June 20, 2014

Atheist Happiness and Humanity

Smiley from the sMirC-series. laughing
Smiley from the sMirC-series. laughing (Photo credit: Wikipedia)
Snowbrush recently wrote a thought-provoking post that is worth a read. He makes many points worth highlighting, but I'll limit myself to mentioning two of them here:
  1. Some atheists are not the "happy atheist" types who celebrate life without gods.
  2. Based on the behavior of many atheists, there is little reason to think that the rise of atheism will necessarily solve many of the problems we like to attribute to religion.
I found his first point quite interesting, but I'm still trying to figure out what to say about it. I have trouble relating to the desire to believe in gods or the pervasive sense of loss related to atheism. At the same time, I have never fit the "happy atheist" image either. When I moved from Christianity to atheism, I did experience a great sense of relief, newfound freedom, and better mental health. For at least a few years, I did feel much happier as an atheist than I had as a Christian.

It is nearly impossible to know whether I'd be any more or less happy today if I was still a Christian. Had I stuck with Christianity, I'd be a very different person in many ways. My best guess is that I am probably no more or less happy today than most Christians.

I thought Conservative Skeptic made a great point about this in his post, Happy Atheist? Just Human: with the sole exception of god belief, we are just like religious believers. They are not happy all the time, and neither are we. It sometimes irks me that some atheists seem determined to convey an image of perpetual happiness because I cannot relate to that at all. It strikes me as dishonest. Nobody is happy all the time, are they?

Here is how Snowbrush describes this second point:
Too many atheists are haters, and this means that their ascendancy to political power might not mark an end to religious intolerance but simply a reversal of whom is dishing it out. For example, if militant atheists ran the country, I’ve no doubt but what religion would be classified as a mental illness, religious people would be discriminated against socially and in the workforce, and the children of religious people might conceivably be taken from their homes. No matter which end of the spectrum they occupy, the reign of fanatics is always the same.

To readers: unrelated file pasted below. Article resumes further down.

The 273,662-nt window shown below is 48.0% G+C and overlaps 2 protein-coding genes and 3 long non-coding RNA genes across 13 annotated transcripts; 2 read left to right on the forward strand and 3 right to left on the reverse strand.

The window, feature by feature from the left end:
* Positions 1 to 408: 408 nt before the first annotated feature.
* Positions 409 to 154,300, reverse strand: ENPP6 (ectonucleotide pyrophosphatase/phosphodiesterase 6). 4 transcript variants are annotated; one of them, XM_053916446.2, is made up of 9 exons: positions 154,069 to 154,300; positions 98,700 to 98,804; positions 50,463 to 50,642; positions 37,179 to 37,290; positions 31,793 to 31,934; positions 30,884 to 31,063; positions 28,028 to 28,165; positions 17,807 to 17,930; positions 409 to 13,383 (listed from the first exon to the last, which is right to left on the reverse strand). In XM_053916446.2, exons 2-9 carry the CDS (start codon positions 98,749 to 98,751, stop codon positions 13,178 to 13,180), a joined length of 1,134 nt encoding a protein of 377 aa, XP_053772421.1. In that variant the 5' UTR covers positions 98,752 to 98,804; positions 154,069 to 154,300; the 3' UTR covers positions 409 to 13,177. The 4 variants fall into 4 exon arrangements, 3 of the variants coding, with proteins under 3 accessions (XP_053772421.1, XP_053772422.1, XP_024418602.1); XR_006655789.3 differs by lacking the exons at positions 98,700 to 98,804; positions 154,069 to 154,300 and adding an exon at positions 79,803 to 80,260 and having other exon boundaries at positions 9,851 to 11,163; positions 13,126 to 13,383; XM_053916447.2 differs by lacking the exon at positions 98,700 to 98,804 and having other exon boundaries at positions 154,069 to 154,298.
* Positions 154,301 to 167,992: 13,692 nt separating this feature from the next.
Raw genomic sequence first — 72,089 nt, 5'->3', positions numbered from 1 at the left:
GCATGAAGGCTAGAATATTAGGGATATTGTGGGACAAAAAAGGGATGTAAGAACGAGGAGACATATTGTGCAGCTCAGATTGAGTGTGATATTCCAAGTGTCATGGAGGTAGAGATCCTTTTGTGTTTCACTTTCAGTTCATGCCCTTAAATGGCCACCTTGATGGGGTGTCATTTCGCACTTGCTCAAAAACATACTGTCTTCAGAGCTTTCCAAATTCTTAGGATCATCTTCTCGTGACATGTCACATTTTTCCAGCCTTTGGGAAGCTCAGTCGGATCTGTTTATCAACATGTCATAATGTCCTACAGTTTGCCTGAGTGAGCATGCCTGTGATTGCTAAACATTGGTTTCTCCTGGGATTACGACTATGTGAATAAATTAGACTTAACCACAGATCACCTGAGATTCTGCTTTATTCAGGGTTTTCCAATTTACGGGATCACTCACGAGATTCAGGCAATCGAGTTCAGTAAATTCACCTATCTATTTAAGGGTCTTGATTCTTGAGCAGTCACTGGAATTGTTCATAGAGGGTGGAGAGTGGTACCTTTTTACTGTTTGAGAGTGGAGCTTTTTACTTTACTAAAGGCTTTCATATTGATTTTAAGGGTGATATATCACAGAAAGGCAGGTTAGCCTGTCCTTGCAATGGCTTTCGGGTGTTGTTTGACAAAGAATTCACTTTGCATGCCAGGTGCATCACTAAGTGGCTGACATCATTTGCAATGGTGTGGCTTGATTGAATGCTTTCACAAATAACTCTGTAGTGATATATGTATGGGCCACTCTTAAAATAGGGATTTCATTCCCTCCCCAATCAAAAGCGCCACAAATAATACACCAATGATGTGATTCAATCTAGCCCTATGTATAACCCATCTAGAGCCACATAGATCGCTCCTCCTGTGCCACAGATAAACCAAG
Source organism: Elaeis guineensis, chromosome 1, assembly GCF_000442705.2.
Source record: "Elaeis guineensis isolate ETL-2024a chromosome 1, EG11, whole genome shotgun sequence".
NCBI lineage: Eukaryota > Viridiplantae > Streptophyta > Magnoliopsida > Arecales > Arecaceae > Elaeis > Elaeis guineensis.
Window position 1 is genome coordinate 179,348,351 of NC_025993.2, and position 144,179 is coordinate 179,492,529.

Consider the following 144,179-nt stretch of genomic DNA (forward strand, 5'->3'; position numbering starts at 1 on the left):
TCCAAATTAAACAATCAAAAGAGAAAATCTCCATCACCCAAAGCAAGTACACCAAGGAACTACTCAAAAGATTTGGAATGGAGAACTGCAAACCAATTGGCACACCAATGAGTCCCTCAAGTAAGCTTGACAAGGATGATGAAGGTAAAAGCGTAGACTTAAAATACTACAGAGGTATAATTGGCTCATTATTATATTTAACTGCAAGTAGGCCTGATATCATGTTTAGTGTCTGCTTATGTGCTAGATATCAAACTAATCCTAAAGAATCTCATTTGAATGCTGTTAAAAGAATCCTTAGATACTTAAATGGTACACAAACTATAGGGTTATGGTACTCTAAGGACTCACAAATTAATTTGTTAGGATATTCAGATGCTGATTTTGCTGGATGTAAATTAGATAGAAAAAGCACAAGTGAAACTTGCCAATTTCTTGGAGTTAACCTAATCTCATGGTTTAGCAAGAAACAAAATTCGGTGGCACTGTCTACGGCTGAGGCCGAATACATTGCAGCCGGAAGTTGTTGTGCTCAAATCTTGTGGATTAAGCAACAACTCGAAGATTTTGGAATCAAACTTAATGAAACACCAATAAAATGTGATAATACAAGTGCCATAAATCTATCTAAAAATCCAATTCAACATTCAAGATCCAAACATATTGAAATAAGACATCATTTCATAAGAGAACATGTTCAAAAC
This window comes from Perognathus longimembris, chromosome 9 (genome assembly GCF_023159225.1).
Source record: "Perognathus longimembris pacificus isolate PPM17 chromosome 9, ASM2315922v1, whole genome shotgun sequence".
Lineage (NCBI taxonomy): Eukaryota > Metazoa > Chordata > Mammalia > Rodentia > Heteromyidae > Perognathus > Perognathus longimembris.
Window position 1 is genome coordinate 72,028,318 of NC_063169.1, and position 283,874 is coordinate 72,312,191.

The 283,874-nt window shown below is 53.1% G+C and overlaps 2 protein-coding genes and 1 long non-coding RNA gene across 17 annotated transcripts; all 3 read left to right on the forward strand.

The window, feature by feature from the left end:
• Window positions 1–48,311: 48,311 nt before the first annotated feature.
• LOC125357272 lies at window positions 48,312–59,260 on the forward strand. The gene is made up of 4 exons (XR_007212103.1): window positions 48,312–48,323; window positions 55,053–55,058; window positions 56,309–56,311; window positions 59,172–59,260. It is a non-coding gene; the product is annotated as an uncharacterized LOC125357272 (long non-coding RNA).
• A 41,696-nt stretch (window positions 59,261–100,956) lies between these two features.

Unfortunately, I think he's right. We have seen too much irrational behavior, tribalism, and petty infighting on the part of atheists to imagine that many of the same problems would not persist if atheism were to replace religious belief. Just because we are right on the question of gods doesn't mean we are more rational in other areas, and it certainly doesn't mean we are any kinder, more thoughtful, or better able to resist the pull of the darker aspects of our nature. Being atheists does not make us any less human.

I cannot help thinking of that infamous South Park episode from 2006 where the Unified Atheist League and the United Atheist Alliance were at war. Sometimes it seems eerily prophetic.

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